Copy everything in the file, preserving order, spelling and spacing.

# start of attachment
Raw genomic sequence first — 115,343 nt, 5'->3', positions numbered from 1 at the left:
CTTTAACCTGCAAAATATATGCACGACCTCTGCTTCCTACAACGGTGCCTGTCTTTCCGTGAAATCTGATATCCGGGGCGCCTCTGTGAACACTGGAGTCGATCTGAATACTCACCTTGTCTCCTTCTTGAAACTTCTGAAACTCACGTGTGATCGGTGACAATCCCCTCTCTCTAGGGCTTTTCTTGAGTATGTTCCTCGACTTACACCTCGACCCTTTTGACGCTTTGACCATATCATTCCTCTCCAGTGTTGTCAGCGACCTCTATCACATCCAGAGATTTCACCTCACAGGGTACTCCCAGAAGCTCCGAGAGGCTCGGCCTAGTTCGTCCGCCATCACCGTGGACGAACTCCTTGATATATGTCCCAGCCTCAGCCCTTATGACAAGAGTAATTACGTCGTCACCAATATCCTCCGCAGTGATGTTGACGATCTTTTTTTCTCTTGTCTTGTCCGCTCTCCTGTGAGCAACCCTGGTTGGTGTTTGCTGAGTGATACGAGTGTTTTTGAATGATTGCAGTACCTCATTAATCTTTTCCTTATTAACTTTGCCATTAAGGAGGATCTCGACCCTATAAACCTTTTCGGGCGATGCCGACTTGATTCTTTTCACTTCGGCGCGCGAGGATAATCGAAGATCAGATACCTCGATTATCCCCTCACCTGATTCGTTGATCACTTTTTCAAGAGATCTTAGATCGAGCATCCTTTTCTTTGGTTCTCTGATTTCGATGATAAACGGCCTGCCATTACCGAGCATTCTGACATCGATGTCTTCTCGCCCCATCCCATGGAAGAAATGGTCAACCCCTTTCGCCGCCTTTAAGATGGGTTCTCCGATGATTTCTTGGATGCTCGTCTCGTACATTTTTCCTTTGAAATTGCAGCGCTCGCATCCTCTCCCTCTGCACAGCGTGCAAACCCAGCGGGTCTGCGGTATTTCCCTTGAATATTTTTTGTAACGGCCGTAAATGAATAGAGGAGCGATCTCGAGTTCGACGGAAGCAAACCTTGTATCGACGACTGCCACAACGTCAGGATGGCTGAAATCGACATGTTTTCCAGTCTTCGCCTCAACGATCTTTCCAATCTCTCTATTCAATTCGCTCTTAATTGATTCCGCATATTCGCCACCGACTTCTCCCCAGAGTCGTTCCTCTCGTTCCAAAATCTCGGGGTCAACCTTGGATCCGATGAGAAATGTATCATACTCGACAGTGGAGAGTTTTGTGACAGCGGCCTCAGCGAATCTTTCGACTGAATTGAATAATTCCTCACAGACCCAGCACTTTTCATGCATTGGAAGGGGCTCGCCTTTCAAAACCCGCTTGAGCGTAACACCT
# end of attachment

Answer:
Raw genomic sequence first — 115,343 nt, 5'->3', positions numbered from 1 at the left:
CTTTAACCTGCAAAATATATGCACGACCTCTGCTTCCTACAACGGTGCCTGTCTTTCCGTGAAATCTGATATCCGGGGCGCCTCTGTGAACACTGGAGTCGATCTGAATACTCACCTTGTCTCCTTCTTGAAACTTCTGAAACTCACGTGTGATCGGTGACAATCCCCTCTCTCTAGGGCTTTTCTTGAGTATGTTCCTCGACTTACACCTCGACCCTTTTGACGCTTTGACCATATCATTCCTCTCCAGTGTTGTCAGCGACCTCTATCACATCCAGAGATTTCACCTCACAGGGTACTCCCAGAAGCTCCGAGAGGCTCGGCCTAGTTCGTCCGCCATCACCGTGGACGAACTCCTTGATATATGTCCCAGCCTCAGCCCTTATGACAAGAGTAATTACGTCGTCACCAATATCCTCCGCAGTGATGTTGACGATCTTTTTTTCTCTTGTCTTGTCCGCTCTCCTGTGAGCAACCCTGGTTGGTGTTTGCTGAGTGATACGAGTGTTTTTGAATGATTGCAGTACCTCATTAATCTTTTCCTTATTAACTTTGCCATTAAGGAGGATCTCGACCCTATAAACCTTTTCGGGCGATGCCGACTTGATTCTTTTCACTTCGGCGCGCGAGGATAATCGAAGATCAGATACCTCGATTATCCCCTCACCTGATTCGTTGATCACTTTTTCAAGAGATCTTAGATCGAGCATCCTTTTCTTTGGTTCTCTGATTTCGATGATAAACGGCCTGCCATTACCGAGCATTCTGACATCGATGTCTTCTCGCCCCATCCCATGGAAGAAATGGTCAACCCCTTTCGCCGCCTTTAAGATGGGTTCTCCGATGATTTCTTGGATGCTCGTCTCGTACATTTTTCCTTTGAAATTGCAGCGCTCGCATCCTCTCCCTCTGCACAGCGTGCAAACCCAGCGGGTCTGCGGTATTTCCCTTGAATATTTTTTGTAACGGCCGTAAATGAATAGAGGAGCGATCTCGAGTTCGACGGAAGCAAACCTTGTATCGACGACTGCCACAACGTCAGGATGGCTGAAATCGACATGTTTTCCAGTCTTCGCCTCAACGATCTTTCCAATCTCTCTATTCAATTCGCTCTTAATTGATTCCGCATATTCGCCACCGACTTCTCCCCAGAGTCGTTCCTCTCGTTCCAAAATCTCGGGGTCAACCTTGGATCCGATGAGAAATGTATCATACTCGACAGTGGAGAGTTTTGTGACAGCGGCCTCAGCGAATCTTTCGACTGAATTGAATAATTCCTCACAGACCCAGCACTTTTCATGCATTGGAAGGGGCTCGCCTTTCAAAACCCGCTTGAGCGTAACACCT